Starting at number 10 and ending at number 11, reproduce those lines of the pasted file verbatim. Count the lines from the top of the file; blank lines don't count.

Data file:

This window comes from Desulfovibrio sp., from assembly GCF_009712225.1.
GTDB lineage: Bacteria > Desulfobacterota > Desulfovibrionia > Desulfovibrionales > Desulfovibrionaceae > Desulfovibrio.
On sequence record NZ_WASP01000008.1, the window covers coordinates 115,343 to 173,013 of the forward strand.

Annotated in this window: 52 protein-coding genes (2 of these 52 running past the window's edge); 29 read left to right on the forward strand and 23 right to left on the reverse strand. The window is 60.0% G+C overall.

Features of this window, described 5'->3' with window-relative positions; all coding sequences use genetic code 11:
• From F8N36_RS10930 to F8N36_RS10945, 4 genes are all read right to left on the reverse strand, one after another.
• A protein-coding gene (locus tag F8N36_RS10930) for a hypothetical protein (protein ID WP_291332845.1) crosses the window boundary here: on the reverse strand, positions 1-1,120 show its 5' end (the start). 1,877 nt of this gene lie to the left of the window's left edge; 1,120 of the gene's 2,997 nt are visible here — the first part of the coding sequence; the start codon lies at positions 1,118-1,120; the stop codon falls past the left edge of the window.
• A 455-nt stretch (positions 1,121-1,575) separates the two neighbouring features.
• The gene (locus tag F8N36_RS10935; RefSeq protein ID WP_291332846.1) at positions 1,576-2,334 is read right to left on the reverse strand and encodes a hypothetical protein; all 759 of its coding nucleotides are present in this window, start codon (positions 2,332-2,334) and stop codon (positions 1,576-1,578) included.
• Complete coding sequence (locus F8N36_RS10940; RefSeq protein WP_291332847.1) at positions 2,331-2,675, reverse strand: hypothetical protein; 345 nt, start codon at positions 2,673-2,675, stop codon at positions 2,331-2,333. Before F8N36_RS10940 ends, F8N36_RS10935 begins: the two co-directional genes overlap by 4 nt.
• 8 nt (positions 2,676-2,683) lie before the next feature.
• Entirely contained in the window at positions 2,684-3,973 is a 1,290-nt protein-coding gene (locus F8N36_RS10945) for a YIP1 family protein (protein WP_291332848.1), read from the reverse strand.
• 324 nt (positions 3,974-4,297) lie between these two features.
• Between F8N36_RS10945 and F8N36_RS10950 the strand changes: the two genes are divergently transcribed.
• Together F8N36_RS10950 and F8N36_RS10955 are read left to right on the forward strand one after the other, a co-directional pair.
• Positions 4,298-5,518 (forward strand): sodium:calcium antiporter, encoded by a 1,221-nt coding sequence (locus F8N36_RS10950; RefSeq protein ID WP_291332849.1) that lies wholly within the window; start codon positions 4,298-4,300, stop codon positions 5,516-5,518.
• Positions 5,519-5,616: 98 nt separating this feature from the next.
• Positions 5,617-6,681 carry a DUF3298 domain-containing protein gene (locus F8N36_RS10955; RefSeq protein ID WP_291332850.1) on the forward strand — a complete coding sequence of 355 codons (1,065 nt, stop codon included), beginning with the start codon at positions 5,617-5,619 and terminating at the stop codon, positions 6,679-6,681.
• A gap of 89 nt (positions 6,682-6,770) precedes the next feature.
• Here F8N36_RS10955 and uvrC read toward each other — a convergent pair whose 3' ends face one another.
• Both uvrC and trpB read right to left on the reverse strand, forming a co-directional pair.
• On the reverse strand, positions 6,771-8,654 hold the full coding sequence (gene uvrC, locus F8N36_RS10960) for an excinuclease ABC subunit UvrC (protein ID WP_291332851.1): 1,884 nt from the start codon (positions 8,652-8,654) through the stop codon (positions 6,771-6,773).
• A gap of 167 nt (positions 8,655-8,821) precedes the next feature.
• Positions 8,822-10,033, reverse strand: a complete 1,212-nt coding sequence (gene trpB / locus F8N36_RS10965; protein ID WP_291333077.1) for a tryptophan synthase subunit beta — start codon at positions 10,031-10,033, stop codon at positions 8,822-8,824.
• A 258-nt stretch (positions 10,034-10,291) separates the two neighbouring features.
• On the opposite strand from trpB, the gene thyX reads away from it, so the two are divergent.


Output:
• Complete coding sequence (locus F8N36_RS10940; RefSeq protein WP_291332847.1) at positions 2,331-2,675, reverse strand: hypothetical protein; 345 nt, start codon at positions 2,673-2,675, stop codon at positions 2,331-2,333. Before F8N36_RS10940 ends, F8N36_RS10935 begins: the two co-directional genes overlap by 4 nt.
• 8 nt (positions 2,676-2,683) lie before the next feature.